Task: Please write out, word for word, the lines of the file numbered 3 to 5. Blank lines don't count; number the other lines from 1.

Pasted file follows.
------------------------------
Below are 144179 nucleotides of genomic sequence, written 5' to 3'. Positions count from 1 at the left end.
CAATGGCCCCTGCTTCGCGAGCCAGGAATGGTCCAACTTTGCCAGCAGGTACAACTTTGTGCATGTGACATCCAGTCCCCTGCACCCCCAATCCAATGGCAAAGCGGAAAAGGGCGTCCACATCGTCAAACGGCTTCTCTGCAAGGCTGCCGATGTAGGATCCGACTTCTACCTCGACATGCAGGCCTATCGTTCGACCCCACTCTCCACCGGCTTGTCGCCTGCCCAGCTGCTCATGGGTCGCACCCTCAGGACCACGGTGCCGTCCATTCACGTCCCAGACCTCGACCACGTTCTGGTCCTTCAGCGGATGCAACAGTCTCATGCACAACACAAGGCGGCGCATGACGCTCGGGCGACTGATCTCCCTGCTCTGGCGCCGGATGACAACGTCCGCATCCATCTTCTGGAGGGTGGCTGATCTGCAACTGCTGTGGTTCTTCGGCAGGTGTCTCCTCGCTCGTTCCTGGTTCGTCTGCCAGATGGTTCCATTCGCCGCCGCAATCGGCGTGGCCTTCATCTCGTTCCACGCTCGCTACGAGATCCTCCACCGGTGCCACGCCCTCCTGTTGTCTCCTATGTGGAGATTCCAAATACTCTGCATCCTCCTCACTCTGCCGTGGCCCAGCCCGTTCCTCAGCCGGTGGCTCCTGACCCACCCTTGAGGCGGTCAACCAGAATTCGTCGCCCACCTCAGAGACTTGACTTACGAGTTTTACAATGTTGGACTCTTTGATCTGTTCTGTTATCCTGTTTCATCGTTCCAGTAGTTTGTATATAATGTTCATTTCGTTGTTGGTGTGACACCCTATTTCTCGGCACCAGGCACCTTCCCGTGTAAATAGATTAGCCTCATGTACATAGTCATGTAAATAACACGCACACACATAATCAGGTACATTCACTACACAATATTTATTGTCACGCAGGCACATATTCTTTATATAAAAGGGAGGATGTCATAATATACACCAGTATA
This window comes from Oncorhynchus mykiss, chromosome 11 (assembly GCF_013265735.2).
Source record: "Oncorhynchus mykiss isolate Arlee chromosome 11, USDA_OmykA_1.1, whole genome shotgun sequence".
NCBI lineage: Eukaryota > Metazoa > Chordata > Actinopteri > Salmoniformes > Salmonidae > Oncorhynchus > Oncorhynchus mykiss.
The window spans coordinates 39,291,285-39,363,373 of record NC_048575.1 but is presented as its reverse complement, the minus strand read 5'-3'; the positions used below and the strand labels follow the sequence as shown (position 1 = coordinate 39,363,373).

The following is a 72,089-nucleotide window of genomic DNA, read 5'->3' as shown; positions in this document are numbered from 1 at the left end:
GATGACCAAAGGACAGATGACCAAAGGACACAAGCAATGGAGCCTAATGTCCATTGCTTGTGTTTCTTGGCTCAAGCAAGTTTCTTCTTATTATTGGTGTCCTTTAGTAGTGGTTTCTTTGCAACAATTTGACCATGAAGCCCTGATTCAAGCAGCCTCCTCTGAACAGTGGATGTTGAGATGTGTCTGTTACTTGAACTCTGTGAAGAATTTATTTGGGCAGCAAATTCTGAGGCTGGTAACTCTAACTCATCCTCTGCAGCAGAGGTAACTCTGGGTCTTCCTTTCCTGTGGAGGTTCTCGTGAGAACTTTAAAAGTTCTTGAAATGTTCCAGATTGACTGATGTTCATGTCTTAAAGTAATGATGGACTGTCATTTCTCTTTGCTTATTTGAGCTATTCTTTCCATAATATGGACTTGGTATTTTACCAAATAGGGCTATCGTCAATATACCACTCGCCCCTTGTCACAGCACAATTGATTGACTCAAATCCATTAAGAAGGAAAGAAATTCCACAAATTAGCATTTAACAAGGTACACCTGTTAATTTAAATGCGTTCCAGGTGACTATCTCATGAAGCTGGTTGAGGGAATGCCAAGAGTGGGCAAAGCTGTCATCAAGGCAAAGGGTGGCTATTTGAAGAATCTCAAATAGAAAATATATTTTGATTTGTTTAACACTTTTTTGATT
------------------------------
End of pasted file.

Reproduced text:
This window comes from Oncorhynchus mykiss, chromosome 11 (assembly GCF_013265735.2).
Source record: "Oncorhynchus mykiss isolate Arlee chromosome 11, USDA_OmykA_1.1, whole genome shotgun sequence".
NCBI lineage: Eukaryota > Metazoa > Chordata > Actinopteri > Salmoniformes > Salmonidae > Oncorhynchus > Oncorhynchus mykiss.